Along with the keynote address, ACSP will also present the awards for the best student papers. More details coming soon.
GPEIG Business Meeting & Luncheon
Thursday, November 3, 11:30am – 1:00pm
Since 1998, the Global Planning Educators Interest Group (GPEIG) has brought together planning educators and students in North America to share, shape, and incorporate global perspectives in planning education and research. We have also worked to connect with partners in other regions. Through our members and ACSP, GPEIG advocates a comparative perspective on planning and development based on a nuanced appreciation of, and respect for, cultural, economic, and socio-political dimensions of planning practices and processes taking shape around the world and influencing our profession worldwide. We work to ensure that local and regional planning contexts and issues from around the globe enter our analytical frameworks and are treated as critical foundations for effective international planning practice and scholarship.
Please join us for our Business Meeting and Luncheon at this year’s ACSP conference on Thursday. Luncheon tickets for faculty are available via conference registration for $35 and for students at a subsidized rate of $20. We will be discussing new pathways for leveraging GPEIG resources (including you!) through interactive online activities and celebrating this year’s winners of the Gill-Chin Lim Award for the Best Dissertation in International Planning and the Gill-Chin Lim Travel Award. Buy tickets today and join us!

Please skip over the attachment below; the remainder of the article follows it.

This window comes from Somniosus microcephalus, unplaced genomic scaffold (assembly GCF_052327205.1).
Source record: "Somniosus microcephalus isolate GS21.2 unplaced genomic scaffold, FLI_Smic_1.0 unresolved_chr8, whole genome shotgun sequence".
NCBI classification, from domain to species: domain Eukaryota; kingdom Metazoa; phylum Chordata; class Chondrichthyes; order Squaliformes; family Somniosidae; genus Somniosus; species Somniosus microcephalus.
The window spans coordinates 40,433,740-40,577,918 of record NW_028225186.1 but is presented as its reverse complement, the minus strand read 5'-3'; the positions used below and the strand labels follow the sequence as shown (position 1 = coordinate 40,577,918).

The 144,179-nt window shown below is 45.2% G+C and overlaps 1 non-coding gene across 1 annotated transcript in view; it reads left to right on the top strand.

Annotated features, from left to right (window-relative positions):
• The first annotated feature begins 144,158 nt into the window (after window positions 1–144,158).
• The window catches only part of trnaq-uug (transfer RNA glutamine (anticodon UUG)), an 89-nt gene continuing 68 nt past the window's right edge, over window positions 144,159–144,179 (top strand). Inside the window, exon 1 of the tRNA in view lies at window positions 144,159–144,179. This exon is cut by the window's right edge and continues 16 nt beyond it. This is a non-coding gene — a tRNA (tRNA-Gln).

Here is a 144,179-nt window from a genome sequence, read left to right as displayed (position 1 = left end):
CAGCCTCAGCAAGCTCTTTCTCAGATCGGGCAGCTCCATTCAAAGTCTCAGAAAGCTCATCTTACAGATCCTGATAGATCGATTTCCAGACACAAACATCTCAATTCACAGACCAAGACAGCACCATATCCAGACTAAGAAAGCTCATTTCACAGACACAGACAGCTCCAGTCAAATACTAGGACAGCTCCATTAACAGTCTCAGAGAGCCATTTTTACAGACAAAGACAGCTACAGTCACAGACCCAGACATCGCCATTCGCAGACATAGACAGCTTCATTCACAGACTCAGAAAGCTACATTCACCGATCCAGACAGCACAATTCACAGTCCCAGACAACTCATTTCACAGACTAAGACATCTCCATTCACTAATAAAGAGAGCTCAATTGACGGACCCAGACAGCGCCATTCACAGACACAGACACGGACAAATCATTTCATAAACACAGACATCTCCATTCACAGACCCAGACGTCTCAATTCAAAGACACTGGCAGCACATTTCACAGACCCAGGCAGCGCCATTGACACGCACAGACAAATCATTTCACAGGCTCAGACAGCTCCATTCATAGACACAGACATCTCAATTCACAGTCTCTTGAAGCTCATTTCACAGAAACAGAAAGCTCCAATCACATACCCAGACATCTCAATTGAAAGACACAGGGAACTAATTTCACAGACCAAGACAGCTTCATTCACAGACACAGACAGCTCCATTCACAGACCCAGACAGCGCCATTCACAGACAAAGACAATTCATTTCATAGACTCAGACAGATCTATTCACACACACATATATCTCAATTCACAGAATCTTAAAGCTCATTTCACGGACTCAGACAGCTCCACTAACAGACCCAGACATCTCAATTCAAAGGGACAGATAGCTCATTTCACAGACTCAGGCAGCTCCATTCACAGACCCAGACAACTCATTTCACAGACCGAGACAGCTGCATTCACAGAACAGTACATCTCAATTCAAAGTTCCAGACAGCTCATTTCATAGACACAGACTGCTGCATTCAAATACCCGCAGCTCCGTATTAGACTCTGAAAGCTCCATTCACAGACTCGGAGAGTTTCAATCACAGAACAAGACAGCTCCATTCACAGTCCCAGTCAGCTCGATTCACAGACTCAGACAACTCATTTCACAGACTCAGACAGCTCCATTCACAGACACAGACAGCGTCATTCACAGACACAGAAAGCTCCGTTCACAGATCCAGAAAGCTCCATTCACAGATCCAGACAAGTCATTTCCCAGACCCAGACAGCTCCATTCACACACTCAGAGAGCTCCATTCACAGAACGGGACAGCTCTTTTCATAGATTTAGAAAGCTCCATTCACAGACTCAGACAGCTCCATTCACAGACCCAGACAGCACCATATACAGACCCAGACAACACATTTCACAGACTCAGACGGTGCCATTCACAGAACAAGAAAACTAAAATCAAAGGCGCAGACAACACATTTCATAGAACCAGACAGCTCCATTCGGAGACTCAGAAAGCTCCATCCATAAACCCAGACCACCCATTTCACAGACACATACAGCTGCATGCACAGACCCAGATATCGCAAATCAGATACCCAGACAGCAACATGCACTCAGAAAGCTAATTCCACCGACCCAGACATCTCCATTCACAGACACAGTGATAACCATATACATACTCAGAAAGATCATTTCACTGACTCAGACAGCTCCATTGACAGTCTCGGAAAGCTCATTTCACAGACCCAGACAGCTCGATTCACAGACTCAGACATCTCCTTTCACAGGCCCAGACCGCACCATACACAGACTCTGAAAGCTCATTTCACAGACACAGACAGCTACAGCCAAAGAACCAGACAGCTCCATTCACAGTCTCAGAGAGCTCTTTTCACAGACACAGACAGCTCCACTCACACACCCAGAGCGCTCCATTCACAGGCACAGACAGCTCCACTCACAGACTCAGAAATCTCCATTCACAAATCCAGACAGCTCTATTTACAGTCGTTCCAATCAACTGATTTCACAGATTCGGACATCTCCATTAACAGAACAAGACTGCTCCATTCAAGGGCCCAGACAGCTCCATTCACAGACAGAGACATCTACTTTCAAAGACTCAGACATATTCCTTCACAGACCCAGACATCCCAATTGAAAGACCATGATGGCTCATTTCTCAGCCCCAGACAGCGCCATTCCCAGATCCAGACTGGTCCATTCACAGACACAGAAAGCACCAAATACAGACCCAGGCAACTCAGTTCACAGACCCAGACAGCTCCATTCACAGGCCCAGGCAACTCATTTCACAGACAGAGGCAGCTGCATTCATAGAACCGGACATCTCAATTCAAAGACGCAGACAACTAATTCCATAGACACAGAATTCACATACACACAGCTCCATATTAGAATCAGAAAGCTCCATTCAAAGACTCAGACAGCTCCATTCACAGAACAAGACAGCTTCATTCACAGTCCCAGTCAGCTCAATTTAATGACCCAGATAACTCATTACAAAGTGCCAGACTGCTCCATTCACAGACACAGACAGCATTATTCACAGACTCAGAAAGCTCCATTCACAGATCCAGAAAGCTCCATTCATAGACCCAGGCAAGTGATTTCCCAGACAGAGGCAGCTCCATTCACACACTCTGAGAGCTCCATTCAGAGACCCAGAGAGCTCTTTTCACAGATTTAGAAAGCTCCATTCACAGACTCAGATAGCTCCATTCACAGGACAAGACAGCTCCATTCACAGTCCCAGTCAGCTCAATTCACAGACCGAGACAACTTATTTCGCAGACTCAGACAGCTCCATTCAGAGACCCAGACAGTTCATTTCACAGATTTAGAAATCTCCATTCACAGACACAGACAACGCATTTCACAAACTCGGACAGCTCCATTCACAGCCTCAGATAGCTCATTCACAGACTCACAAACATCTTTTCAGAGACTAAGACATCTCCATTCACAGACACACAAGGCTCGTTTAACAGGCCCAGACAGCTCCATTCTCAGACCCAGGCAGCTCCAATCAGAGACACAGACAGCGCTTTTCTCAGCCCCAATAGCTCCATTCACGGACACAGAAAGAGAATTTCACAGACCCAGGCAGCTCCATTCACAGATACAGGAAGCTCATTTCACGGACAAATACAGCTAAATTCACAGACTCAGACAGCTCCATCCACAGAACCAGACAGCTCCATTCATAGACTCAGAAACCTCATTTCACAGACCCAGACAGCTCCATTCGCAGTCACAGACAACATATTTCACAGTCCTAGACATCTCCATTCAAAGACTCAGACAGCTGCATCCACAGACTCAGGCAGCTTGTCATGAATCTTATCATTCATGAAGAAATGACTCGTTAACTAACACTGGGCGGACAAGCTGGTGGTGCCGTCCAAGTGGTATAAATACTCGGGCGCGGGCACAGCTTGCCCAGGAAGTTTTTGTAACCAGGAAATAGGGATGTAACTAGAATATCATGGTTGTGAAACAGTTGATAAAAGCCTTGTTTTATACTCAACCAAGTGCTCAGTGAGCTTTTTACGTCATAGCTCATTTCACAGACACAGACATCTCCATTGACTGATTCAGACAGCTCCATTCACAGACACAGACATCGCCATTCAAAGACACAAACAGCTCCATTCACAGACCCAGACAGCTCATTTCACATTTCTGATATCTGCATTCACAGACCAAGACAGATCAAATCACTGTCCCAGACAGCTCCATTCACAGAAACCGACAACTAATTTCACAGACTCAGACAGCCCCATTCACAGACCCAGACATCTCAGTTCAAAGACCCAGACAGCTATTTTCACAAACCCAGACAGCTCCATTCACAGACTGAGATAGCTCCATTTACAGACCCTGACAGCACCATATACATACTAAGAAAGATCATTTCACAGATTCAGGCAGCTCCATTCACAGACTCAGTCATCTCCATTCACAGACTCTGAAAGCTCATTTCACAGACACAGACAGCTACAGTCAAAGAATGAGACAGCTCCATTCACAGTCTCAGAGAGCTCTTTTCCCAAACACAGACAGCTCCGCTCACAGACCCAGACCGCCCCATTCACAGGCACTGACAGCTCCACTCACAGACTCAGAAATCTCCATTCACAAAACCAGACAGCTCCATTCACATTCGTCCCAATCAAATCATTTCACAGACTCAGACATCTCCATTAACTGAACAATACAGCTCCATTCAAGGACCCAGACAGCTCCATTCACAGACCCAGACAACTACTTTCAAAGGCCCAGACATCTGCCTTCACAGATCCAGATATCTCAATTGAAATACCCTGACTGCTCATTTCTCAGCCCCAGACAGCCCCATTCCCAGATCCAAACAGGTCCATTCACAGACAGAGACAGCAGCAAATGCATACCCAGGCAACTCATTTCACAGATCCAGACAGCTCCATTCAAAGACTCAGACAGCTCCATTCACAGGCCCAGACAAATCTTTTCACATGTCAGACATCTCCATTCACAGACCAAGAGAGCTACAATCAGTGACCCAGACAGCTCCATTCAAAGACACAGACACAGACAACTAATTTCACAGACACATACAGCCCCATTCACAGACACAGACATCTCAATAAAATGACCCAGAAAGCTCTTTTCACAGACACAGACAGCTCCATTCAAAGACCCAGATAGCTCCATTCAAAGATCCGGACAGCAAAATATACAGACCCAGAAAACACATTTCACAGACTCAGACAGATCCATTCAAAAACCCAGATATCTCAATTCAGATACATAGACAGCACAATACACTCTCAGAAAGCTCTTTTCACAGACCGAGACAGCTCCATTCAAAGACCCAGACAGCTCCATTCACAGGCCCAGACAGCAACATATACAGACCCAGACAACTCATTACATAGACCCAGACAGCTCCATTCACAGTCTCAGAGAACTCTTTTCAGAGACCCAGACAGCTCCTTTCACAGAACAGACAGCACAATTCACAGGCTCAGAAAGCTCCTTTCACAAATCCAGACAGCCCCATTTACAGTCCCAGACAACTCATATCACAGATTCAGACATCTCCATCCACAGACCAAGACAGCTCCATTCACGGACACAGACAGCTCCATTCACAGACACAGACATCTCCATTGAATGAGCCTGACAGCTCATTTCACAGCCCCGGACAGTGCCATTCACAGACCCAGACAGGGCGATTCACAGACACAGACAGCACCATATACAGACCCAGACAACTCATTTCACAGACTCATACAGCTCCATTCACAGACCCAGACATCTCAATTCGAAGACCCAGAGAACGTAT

ACSP Annual Business Meeting & Luncheon
This is a "by invitation only" luncheon for ACSP member program chairs with the ACSP year-end status report and plans for the future as the meeting agenda. One complimentary ticket is offered to each department chair or their designee. Additional attendees may attend for the cost of lunch. RSVP to Mary Beth Buchanan, email@example.com.
Opening Night Reception
Join your colleagues for the Opening Night Reception at the Oregon Museum of Science and Industry. Enjoy fine food, drinks, and fellowship with your planning colleagues in this beautiful Portland location.
About the Museum
With annual attendance swelling to over 25,000 in 1955 and the house scheduled for demolition, the City Council stepped forward to lease land in Washington Park to OMSI for the sum of one dollar per year. In the spirit of pioneer barn-raisings, over 400 volunteer union brick layers and hod carriers laid 102,000 bricks in one day, and on June 7, 1958, the dream of a dedicated, hands-on science museum became a reality.
By the mid-1980's, OMSI's popularity surpassed the size of its facility six times over and a new group of community leaders began a $32M campaign to build a state-of-the-art science center, culminating with a milestone donation from longtime supporter, Portland General Electric, of an 18.5-acre site that held a historic sawdust-fired power generation plant. On October 24, 1992, the new 219,000 square-foot facilities opened, adding the USS Blueback, the last non-nuclear powered submarine built by the U.S. Navy, just two years later.
Friday, November 4, 11:30am – 1:30pm